Gyro

Discussion in 'Professional Chefs' started by maxs, Jan 19, 2017.

  1. maxs

    maxs

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    I am in the process of co-opening (as chef) a small pizzaria in a medium sized city. The owner and myself want very much to have a gyro spit because we love a real gyro sandwich carved off the spit (aka the cone).

    But the owner feels that we wouldn't sell enough gyros for the cone to maintain properly. He thinks that, without almost constant carving, it would become over-cooked/dry/burnt.

    Is that a realistic concern or can you turn the flame down once the cone is fully cooked and the restaurant isn't busy, i.e., 2-5pm?
     
  2. chefross

    chefross

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    From what I remember, the cone stays on the heat all day, albeit at a very low temperature. I recall that the cone was removed from the unit each evening, allowed to cool down, then into the walk-in it went
     
  3. chefbruz

    chefbruz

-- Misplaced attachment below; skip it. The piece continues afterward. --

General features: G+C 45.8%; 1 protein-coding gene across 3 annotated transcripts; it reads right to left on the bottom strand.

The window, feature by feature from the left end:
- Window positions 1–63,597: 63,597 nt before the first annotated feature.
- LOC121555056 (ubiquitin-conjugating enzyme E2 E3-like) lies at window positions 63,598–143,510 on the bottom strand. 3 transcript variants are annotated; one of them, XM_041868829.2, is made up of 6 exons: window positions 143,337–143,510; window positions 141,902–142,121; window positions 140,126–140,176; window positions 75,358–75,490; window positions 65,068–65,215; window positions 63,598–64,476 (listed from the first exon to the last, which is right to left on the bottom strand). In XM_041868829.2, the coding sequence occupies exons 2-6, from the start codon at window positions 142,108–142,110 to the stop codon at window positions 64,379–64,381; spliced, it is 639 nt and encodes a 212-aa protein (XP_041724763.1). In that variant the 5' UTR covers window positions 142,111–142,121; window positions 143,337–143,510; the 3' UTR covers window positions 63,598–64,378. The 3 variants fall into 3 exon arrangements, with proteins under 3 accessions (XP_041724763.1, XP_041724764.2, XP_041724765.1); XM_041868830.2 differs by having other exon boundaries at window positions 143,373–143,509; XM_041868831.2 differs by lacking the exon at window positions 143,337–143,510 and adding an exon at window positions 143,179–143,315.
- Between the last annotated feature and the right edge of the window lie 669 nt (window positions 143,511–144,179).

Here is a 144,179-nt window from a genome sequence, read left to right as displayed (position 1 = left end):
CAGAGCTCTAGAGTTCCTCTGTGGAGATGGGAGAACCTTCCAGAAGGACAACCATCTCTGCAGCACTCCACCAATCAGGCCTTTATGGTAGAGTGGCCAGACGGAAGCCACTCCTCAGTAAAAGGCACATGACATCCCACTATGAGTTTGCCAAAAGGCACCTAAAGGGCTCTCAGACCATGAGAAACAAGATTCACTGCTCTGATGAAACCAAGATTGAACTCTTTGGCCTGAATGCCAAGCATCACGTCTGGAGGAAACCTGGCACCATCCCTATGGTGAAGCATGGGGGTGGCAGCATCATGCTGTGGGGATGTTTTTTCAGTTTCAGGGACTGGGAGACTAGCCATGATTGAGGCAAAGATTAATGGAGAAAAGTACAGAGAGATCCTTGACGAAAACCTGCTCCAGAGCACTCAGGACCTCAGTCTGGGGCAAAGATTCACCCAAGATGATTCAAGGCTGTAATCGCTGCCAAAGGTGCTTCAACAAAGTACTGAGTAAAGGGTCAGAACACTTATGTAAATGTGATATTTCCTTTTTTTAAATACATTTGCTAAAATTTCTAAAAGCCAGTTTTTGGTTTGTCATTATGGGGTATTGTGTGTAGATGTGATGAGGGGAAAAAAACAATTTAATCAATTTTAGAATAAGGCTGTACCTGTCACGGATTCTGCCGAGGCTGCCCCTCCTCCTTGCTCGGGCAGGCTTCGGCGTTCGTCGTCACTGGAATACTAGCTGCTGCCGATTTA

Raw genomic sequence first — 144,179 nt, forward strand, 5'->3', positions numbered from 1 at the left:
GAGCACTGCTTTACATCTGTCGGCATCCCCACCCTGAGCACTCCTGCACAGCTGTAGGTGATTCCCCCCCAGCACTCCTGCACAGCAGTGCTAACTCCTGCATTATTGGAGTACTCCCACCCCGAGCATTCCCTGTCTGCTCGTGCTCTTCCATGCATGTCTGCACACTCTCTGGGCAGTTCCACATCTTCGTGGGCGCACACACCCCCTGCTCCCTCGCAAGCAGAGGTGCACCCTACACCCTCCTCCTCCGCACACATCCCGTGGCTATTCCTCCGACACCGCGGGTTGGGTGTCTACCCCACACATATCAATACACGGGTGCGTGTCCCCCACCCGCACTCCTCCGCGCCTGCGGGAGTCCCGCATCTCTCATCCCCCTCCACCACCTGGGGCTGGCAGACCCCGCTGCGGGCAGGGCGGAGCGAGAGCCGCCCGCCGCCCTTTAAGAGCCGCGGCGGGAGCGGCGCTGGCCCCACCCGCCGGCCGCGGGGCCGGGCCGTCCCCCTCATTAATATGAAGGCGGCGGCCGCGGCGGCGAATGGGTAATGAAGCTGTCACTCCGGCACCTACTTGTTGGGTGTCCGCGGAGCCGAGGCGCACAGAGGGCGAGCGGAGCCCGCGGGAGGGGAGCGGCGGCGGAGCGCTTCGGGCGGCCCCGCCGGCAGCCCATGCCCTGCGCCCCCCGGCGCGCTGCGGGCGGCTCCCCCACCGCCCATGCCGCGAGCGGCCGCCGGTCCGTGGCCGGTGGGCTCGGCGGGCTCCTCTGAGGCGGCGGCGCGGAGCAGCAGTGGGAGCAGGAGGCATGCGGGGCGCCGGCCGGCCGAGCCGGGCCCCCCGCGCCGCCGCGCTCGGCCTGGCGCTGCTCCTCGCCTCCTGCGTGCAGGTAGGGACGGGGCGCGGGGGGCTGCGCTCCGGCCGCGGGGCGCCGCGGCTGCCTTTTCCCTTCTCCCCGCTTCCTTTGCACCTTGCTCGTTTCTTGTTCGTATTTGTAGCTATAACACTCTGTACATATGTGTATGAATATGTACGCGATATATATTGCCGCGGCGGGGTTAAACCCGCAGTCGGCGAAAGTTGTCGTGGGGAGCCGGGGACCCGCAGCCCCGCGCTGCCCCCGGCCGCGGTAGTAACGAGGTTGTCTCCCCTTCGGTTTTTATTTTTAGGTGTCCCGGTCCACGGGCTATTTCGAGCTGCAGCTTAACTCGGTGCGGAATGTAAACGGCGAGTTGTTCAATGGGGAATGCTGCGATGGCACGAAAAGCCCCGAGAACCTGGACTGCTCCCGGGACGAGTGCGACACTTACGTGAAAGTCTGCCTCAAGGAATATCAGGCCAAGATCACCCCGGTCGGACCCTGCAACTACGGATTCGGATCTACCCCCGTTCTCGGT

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    A guy in my old home town had a live fire spit and two hundred people out the door on Saturday nights. He'd slice the meat off when it's perfect and rest in a gastro pan. to serve he'd reflash on the griddle... no problemo.
     
  4. flipflopgirl

    flipflopgirl

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    Good luck with your opening.

    My first piece of advice when someone is unsure of a menu item is to run some blackboard specials to get some kind of stats to study.

    My Grands can eat pizza for every meal but me not so much.

    I just go along to get along most of the time and appreciate a good sandwich offering (not just the usual wings and bagged salad) so if I were you just breaking even on the dish would be a good thing if it got more butts in the seats.

    Gyros make perfect sense in a pizzeria.

    Trims can be used for a house specialty pie .... sauteed onions...mushrooms...something a bit spicy... a tomato sauce but less acidity...something with a beefy back note.

    Just thinkin' out loud.

    mimi
     
    Last edited: Jan 20, 2017